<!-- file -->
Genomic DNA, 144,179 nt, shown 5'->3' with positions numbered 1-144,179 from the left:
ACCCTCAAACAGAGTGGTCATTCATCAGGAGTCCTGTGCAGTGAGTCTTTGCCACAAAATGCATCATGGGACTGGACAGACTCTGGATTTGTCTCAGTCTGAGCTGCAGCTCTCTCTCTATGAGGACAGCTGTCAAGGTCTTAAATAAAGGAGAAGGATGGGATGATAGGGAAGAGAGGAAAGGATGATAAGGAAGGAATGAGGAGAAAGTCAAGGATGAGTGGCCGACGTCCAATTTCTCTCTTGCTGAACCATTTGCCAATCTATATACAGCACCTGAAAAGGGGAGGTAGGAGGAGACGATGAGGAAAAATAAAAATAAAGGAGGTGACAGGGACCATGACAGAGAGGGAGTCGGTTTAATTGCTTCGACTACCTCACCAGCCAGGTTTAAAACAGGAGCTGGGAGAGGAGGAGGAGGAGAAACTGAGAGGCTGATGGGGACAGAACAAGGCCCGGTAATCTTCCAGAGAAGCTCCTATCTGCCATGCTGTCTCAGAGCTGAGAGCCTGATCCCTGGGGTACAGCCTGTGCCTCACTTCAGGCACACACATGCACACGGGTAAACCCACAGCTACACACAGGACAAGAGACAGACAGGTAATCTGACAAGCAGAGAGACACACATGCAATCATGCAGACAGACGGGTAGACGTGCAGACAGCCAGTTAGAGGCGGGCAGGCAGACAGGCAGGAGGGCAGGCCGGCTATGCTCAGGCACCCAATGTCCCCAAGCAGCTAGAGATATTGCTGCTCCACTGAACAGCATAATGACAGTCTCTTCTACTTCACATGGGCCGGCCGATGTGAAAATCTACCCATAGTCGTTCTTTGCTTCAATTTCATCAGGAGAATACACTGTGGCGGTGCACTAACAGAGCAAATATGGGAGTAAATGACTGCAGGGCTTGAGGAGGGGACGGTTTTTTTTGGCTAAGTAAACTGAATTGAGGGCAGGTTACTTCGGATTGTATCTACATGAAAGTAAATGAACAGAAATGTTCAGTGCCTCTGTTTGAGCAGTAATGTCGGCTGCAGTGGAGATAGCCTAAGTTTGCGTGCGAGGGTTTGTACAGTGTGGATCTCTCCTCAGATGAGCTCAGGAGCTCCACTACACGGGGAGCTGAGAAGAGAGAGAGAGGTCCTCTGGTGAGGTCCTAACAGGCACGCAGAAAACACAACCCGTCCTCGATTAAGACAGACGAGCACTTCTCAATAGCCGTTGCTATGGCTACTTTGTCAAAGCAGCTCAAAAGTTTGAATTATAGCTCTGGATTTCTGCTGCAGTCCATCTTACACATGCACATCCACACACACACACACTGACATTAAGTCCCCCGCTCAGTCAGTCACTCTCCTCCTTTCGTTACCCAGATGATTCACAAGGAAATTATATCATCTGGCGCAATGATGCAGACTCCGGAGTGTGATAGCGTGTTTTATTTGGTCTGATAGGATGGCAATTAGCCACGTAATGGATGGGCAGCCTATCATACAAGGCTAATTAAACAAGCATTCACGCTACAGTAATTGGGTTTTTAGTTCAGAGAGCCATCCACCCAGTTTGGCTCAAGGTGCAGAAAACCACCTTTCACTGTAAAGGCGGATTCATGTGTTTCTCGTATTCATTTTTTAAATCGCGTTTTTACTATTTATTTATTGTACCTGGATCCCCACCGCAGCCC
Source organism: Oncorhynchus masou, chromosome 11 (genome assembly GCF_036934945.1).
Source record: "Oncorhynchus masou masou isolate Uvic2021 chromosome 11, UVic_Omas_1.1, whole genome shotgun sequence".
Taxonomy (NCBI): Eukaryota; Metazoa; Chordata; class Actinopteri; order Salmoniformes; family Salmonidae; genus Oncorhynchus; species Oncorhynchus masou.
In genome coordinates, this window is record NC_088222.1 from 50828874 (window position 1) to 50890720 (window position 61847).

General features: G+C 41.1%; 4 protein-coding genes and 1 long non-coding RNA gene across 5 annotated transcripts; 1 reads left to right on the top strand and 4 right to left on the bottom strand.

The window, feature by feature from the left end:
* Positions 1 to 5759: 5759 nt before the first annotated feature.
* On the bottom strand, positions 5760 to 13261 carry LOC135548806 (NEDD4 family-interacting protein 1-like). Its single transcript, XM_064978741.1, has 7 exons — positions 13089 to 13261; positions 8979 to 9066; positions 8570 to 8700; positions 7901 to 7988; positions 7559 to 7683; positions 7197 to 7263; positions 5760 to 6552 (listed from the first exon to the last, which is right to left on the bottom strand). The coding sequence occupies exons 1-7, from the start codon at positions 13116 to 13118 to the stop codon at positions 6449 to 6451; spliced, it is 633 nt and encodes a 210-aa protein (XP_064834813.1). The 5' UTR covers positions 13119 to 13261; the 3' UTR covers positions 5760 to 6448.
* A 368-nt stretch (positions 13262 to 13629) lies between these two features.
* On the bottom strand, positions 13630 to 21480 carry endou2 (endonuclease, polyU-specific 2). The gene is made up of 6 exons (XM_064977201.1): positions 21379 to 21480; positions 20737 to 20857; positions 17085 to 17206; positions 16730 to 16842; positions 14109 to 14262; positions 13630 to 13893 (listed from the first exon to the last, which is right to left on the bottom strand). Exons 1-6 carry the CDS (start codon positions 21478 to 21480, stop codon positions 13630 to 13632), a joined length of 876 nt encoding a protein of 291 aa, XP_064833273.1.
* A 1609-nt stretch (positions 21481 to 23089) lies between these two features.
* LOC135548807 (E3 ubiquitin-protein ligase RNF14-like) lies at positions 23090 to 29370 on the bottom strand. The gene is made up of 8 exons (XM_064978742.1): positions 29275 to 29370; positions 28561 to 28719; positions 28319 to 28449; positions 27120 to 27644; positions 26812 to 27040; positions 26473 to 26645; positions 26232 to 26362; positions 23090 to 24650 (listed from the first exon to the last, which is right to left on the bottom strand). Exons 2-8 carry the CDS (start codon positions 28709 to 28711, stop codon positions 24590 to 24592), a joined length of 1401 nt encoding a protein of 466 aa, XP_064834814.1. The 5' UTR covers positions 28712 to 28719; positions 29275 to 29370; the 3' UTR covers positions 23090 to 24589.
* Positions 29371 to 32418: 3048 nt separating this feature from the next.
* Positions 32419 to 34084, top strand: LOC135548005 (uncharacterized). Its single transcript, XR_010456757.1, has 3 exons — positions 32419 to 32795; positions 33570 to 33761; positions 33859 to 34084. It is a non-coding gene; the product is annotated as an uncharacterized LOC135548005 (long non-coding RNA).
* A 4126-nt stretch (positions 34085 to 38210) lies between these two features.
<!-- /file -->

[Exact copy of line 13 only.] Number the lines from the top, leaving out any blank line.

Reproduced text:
* A 1609-nt stretch (positions 21481 to 23089) lies between these two features.